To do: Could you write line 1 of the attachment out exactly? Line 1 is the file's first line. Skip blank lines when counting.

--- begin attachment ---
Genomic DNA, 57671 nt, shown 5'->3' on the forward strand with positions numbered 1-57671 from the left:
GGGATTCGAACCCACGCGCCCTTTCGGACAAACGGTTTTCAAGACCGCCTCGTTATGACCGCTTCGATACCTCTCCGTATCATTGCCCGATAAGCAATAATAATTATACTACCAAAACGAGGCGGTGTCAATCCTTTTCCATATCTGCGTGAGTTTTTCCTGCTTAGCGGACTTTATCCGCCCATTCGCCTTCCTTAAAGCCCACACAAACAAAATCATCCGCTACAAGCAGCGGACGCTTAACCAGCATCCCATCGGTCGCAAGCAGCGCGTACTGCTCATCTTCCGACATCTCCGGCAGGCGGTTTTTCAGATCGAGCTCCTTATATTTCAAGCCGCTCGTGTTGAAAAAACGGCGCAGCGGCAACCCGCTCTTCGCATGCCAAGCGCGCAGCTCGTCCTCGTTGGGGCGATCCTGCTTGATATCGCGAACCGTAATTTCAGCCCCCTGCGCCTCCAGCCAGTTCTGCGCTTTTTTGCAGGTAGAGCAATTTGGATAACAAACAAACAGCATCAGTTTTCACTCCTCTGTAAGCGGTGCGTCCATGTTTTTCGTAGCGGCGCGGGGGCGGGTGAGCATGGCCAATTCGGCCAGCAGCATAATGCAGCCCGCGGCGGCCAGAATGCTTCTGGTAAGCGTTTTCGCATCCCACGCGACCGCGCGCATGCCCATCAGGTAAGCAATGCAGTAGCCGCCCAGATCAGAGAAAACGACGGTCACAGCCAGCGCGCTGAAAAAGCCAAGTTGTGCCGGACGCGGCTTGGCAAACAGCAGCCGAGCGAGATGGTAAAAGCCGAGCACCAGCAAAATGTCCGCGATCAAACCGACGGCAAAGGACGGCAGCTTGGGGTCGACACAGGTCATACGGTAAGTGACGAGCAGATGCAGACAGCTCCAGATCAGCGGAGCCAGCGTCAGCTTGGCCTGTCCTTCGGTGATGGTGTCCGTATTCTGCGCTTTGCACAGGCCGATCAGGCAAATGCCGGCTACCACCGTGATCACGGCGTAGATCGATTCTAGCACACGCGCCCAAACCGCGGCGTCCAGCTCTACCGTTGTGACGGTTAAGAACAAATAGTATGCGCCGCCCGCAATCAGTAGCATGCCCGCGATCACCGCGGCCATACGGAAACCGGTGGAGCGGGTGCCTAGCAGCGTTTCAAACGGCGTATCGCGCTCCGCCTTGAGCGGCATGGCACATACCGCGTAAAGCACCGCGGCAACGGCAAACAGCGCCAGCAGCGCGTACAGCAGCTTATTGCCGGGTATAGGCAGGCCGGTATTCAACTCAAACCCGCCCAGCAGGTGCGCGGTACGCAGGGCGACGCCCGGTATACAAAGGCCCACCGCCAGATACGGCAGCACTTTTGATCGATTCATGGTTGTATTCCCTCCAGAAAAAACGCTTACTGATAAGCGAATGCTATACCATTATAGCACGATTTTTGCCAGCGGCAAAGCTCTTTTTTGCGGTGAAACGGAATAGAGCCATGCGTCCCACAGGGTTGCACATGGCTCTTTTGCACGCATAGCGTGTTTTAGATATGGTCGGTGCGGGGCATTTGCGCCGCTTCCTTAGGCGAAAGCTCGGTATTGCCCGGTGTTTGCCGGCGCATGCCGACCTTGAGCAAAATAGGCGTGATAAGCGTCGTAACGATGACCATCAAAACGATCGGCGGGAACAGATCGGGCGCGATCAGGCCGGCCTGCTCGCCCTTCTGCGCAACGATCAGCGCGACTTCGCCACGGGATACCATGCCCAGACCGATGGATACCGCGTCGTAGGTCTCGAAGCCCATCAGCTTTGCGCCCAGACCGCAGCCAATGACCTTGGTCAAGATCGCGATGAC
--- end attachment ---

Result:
Genomic DNA, 57671 nt, shown 5'->3' on the forward strand with positions numbered 1-57671 from the left: